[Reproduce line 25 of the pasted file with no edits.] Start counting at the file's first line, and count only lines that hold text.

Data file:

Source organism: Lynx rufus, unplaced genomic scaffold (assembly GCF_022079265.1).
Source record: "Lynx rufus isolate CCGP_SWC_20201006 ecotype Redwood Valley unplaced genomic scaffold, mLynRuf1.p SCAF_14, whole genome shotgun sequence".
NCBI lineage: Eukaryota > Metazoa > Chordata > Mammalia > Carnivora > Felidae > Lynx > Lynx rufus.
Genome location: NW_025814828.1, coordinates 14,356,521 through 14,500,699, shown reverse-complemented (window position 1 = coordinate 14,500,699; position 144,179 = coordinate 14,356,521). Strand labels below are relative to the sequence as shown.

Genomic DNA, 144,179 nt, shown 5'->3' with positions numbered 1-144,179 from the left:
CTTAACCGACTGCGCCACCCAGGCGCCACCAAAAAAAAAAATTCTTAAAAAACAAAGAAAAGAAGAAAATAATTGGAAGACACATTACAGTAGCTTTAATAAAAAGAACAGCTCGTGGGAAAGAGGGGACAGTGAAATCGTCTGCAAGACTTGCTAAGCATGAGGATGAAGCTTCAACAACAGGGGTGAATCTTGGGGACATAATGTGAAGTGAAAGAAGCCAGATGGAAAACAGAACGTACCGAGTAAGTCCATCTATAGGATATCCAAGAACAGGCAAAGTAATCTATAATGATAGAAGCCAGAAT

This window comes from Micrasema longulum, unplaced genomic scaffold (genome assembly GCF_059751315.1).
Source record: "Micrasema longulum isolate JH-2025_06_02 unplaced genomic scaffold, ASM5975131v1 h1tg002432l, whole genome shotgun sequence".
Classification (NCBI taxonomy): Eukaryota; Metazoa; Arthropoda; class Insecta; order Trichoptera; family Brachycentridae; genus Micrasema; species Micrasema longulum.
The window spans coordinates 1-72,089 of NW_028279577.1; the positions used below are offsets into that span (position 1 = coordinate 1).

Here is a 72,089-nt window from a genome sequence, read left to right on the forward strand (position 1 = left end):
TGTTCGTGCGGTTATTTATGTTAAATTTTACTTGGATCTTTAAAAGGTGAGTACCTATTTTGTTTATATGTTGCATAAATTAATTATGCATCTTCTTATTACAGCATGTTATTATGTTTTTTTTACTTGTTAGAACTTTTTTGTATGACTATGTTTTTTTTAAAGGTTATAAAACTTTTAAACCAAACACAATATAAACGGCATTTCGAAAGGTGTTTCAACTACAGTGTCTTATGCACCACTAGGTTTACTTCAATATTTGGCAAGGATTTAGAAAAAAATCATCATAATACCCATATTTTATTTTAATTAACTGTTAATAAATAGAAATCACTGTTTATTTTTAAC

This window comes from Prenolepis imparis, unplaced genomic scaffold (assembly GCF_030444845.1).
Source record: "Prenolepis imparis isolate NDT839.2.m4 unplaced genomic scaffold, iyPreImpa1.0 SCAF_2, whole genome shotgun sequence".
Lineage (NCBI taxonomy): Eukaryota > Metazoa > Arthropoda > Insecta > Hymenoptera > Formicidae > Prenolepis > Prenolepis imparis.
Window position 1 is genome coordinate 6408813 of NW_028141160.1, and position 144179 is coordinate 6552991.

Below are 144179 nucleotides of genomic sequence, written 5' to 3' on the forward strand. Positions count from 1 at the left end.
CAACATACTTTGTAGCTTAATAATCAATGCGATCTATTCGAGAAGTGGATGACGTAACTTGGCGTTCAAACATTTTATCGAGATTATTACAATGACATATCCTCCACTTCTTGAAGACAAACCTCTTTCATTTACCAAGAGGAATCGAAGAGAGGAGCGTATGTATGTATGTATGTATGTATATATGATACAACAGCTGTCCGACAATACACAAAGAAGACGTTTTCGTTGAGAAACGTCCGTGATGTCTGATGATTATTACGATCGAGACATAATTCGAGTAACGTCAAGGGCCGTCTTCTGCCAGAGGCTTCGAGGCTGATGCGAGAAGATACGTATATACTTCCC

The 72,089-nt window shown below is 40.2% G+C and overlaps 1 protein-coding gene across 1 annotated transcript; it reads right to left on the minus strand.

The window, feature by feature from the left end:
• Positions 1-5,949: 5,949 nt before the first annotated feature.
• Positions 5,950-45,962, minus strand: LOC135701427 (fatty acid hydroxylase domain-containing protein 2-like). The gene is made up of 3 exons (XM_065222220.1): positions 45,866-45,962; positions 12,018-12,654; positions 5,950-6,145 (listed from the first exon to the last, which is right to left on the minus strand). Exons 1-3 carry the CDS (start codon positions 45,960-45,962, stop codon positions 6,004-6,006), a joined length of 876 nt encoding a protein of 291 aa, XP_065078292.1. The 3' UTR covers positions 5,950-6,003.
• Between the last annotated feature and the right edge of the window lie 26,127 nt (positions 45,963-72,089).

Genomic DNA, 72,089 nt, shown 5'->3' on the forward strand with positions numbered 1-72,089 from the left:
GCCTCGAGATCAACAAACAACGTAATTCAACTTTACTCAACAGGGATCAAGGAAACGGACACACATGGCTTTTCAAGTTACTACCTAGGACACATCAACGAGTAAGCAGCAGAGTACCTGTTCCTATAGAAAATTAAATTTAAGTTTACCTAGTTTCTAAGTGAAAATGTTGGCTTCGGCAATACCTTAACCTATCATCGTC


GCCTCGAGATCAACAAACAACGTAATTCAACTTTACTCAACAGGGATCAAGGAAACGGACACACATGGCTTTTCAAGTTACTACCTAGGACACATCAACGAGTAAGCAGCAGAGTACCTGTTCCTATAGAAAATTAAATTTAAGTTTACCTAGTTTCTAAGTGAAAATGTTGGCTTCGGCAATACCTTAACCTATCATCGTC